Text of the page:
HILL AIR FORCE BASE, Utah --
HILL AIR FORCE BASE, Utah -- Despite the COVID-19 pandemic, the 75th Force Support Squadron Force Development’s Education and Training Center persevered and continued to safely offer several of its required classes to Hill Air Force Base employees.
According to Shelly Scott, lead instructor, in order to keep offering classes, the center limited classroom attendance to a maximum of nine students and a maximum of five students for the cardiopulmonary resuscitation, or CPR, class.
Other provisions the center has implemented include social distancing, the closure of the breakroom and water fountains, and routine, top-to-bottom sanitization of classrooms and common building areas.
“We utilize a sanitization fogger throughout the building, to include classrooms on days they are not being used,” said Jason Bertoldie, instructor. “We have built Plexiglas barriers for the CPR rooms in order to separate students while performing CPR. This has eliminated a great deal of unnecessary risk for students and instructors alike.”
Wearing masks were mandatory for instructors and students even before the recent Department of Defense policy implemented Feb. 5, and will continue to be mandatory with one exception during the CPR class.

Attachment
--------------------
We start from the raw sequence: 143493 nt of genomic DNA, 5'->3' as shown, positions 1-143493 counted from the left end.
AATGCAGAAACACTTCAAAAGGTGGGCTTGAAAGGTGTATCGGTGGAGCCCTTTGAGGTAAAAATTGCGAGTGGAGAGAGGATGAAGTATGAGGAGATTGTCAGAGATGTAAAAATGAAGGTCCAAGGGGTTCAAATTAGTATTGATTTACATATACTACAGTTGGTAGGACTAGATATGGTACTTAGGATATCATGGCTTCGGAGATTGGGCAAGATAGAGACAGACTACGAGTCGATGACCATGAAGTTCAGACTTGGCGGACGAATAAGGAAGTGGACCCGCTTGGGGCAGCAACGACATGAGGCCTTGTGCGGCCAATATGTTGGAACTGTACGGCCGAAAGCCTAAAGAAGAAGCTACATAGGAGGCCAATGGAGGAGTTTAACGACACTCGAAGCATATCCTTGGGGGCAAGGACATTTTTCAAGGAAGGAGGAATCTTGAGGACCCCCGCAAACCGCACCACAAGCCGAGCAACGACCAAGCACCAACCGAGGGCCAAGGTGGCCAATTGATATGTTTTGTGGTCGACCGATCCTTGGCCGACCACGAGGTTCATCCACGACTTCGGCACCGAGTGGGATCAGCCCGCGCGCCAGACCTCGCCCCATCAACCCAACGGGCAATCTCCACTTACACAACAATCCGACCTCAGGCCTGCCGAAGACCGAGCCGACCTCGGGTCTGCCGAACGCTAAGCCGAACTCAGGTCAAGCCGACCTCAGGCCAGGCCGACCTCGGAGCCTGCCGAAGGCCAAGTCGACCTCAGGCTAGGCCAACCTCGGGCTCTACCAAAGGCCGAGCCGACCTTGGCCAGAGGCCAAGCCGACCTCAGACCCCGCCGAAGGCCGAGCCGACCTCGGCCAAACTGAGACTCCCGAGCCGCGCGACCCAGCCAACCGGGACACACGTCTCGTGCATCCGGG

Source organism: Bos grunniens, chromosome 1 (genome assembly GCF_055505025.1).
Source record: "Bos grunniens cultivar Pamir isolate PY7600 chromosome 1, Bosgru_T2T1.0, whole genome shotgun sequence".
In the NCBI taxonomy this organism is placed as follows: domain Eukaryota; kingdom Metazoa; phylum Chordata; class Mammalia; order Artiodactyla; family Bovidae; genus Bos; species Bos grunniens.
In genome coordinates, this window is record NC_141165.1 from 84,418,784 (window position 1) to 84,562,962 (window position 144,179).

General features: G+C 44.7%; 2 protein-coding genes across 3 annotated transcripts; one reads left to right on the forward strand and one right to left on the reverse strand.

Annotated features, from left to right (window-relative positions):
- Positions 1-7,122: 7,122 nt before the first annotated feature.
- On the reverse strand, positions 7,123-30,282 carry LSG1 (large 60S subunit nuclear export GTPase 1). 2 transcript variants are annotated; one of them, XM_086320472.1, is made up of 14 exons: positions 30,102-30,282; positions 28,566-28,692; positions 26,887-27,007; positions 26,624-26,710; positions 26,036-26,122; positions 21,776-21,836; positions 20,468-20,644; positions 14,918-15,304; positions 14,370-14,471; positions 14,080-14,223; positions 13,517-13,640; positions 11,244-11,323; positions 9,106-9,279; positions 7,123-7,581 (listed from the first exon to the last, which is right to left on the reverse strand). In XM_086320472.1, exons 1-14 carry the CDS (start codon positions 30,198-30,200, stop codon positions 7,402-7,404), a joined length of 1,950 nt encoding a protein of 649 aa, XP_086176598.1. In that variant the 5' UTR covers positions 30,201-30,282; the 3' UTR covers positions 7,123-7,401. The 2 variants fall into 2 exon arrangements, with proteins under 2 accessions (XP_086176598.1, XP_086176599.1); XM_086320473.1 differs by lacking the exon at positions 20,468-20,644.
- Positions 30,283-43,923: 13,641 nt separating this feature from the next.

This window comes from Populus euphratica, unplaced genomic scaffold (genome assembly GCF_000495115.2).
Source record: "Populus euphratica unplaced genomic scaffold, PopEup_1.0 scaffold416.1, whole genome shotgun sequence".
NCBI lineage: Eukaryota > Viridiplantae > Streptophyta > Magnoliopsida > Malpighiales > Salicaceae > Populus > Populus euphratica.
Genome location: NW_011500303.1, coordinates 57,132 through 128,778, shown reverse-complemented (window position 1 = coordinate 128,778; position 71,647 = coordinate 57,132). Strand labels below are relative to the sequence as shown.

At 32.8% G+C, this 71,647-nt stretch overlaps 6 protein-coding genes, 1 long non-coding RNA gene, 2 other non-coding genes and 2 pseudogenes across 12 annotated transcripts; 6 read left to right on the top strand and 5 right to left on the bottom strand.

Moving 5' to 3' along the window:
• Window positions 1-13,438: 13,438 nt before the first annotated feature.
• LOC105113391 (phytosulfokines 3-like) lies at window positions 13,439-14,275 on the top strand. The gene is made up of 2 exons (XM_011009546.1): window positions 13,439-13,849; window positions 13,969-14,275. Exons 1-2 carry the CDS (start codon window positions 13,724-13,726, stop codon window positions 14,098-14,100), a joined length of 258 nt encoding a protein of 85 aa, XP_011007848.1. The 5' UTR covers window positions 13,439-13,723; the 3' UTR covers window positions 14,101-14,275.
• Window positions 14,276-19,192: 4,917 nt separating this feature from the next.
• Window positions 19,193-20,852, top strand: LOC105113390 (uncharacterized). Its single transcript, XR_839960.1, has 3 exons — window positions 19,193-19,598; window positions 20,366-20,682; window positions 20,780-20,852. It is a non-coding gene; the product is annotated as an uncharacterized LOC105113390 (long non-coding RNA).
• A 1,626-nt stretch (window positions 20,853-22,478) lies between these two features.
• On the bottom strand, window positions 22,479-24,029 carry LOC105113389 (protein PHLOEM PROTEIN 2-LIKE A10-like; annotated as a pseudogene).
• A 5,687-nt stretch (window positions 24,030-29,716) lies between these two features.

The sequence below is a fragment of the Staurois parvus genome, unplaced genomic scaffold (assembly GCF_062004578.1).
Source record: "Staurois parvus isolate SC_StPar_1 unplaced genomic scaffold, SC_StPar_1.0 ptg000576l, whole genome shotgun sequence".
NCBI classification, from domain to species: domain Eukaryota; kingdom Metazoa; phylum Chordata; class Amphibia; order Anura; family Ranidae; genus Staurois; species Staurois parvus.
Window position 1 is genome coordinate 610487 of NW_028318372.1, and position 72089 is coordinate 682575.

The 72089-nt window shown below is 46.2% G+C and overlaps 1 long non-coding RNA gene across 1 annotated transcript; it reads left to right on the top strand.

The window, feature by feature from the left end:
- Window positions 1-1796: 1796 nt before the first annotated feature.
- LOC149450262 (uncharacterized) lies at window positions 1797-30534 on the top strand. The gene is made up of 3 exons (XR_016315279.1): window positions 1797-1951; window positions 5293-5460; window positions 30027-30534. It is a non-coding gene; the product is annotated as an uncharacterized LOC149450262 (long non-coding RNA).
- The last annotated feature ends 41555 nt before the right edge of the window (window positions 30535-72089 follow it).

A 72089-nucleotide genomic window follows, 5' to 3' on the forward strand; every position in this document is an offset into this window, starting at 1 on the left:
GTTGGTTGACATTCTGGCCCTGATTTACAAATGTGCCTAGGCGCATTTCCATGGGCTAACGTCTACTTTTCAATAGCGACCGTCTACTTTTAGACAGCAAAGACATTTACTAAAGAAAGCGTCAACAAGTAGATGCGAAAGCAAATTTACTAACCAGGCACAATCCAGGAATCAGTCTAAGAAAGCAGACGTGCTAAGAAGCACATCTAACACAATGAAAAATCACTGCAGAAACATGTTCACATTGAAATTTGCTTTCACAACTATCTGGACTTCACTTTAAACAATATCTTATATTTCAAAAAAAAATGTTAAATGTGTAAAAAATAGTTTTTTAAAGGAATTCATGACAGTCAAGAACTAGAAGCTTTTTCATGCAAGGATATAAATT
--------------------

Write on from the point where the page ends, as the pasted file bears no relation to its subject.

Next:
“Students will unmask only to demonstrate rescue breaths and instructors will remain masked,” said Scott.
The current compression-ventilation ratio for adult CPR is 30 compressions and two breaths.
The Plexiglas barriers which separate the CPR students were built by Bertoldie, using a 3D printer to make the fittings to hold the Plexiglas together, said Scott.
“In times of change, as a team, we innovated in how we made safety a priority,” Scott said. “The timing was fortunate that we were also able to install Smartboards and assembled new desks that would help with social distancing.”
Bertoldie said, “I have learned regardless of the circumstances, our military members and civilian employees here at Hill are willing to go above and beyond to accomplish the mission.”
The changes they have made to keep students safe have become a positive for the center, the instructors have said.
“I really enjoy the smaller class sizes due to the extra attention I am able to give each student,” said Bertoldie. “I think this helps the material taught have more sticking power and gives more meaning to each student.”
Much of the classes not being offered at the moment are because the classes break into small groups for discussion. Scott said they hope to bring those particular soft skills classes back this spring.
“The center continues to be flexible as Department of Defense policies are adjusted in order to continue to support Team Hill’s education, training and development needs,” said Lisa Thompson, chief of training.
The soft skills classes being offered currently are the Basic Excel, Government Writing, and Defense Performance Management and Appraisal Program, or DPMAP. The hard skills classes offered are CPR, Asbestos Awareness, Forklift, Initial FOD, and Back Injury Prevention.
Employees with questions regarding the available courses and the schedule should be directed to their training monitor or supervisor.